Friday, January 6, 2012

Big Waves and Hunqapillar Love

Given yesterday's mechanical issues with the Hunqapillar, I began the morning with some careful chain cleaning and lubrication. I mentioned in yesterday's post that the chain was relatively new and couldn't really be completely fouled yet. This had something to do with some of Sheldon Brown's sage advice that a new chain is coated with factory lube, which in his opinion is as good as it gets ... and one should be good to go for quite a while with just that. Well ... I would have to say now that, although his advice is generally stellar, in this case I think he's wrong. With not a huge number of miles on it with the factory lube, my chain was thick and rather stiff, and that factory lube seemed like some kind of gel coating that magnetically adhered any kind of dirt that touched it. I've been pretty good about wiping it clean, but this time it looked like I hadn't touched it in months. So I cleaned it thoroughly and applied some more appropriate lube for my conditions here. The chain felt immediately more flexible, looked nice and shiny, and shifted through the cogs and chainrings like butter. Much better.

Having spent a bit of time on maintenance, I lost some of my ride time ... but I felt it was important to get down to the harbor today, as the morning weather people all offered warnings of high surf advisories, which means there might be some good photos to be taken. So I grabbed my camera and headed out.

There was considerable traffic on the way to the Ocean Institute where I thought the coolest photos would be. As I approached the beach and tide pool area, I understood why. It seems my idea of watching the waves and snapping photos was not a unique one ... there were lots of people already there, many camped out in folding chairs:

People, dogs, cameras ... wave watchers, all
I was actually one of the late arrivals, barely getting a good place to park the Hunqapillar and take some pics. Several people rode bikes there, every kind imaginable, including the racy-looking fellow below with his Lynskey Titanium steed and full matched team kit (whatever you do, don't call it an "outfit"). He complained that he hadn't brought his good camera, although I'm not sure where he'd put it while riding ... couldn't see any bags or racks on that very nice bike, and his jersey pockets were already stuffed with stuff. I, on the other hand, had my camera, tool kit, picnic blanket, and coffee ... and had room to spare in my saddle bag. Of course, he did seem to get up that hill on the way out a TINY bit faster than me ... and by "tiny", I mean that he was likely home, showered, eating lunch, and watching soap operas before I actually crested the hill. But at least I had my photos ...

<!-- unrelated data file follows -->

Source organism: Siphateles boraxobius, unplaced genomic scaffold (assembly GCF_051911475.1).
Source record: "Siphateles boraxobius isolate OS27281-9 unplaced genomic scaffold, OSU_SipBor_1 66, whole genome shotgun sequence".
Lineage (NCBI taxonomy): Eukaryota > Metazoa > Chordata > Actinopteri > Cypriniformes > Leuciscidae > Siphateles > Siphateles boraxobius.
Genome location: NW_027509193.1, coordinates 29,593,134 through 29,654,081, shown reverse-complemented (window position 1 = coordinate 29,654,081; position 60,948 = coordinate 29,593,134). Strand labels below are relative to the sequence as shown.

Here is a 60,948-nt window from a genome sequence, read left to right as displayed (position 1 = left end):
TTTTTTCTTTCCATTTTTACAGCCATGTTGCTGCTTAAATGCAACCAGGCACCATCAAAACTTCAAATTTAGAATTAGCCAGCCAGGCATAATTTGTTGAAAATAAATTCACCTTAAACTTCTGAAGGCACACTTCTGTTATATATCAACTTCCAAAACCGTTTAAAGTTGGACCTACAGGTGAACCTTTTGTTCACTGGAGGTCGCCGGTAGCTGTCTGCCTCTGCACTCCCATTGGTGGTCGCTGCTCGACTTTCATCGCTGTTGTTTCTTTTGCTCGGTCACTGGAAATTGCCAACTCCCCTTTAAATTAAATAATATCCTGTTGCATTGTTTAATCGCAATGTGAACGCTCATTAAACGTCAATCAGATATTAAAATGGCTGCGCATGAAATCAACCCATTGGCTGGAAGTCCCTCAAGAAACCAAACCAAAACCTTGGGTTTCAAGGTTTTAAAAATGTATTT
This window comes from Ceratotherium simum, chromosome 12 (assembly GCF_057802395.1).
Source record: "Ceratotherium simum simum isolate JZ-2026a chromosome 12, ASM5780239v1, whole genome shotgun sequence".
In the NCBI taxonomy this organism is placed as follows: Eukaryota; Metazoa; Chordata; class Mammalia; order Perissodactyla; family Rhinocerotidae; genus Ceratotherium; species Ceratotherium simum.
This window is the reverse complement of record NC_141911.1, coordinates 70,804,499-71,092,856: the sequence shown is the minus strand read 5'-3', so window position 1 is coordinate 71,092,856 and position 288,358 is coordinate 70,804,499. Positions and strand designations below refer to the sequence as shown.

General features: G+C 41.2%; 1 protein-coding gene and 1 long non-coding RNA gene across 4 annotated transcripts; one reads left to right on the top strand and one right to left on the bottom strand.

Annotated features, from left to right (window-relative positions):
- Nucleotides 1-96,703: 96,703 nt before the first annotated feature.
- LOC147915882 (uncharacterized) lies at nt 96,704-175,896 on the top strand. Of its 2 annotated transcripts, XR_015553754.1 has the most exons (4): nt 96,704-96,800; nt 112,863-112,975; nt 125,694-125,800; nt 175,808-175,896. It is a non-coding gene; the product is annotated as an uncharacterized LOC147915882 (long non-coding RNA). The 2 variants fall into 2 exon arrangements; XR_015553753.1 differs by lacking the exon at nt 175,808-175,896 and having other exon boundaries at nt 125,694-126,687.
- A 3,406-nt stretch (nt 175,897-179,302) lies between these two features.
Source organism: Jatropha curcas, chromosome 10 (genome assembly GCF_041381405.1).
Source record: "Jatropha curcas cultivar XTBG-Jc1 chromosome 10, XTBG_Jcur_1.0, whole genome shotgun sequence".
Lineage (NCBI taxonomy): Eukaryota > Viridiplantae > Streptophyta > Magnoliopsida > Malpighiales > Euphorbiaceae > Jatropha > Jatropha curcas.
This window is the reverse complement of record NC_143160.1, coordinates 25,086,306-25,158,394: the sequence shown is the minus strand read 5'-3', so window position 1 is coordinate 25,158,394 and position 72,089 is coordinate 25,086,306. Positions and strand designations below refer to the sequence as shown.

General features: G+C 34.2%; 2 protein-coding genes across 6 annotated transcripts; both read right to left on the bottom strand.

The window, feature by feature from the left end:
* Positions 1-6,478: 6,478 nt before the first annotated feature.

Mountain bikes, cruisers, city bikes ... even titanium race machines!
The object of everyone's attention was the ocean, which was kicking up some pretty heavy swells and waves. The photos below are misleading, because there's no real point of reference to show how big the waves are ... but you'll notice there's no one surfing today, in contrast to the previous posts, where there was always someone on a board.

Normally you'd see some huge rocks where those waves are crashing

Just as I snapped this, the water swelled up around the rock in the distance, which is about  20 feet high

These waves are actually 12-15 feet high, or so the Ocean Institute people told me

Pictures can't talk, but the sound of the water hitting these rocks was AWESOME!
Since I didn't have a lot of time (I do actually work, you know), I headed back home ... but on the way, I grabbed a shot from above the harbor. The arrow in the photo below shows where I was when I took the photos above ... and to the left is a wave crashing over the break wall. Compare the size of that wave to the people standing to the right to get an idea how big the waves are today. Click on the image (or any of them) to get a larger view.

See those tiny people? Compare them to the waves for size ...
That's it for today ... more riding and stuff next week, if not sooner. Hope your new year is off to a great start!!

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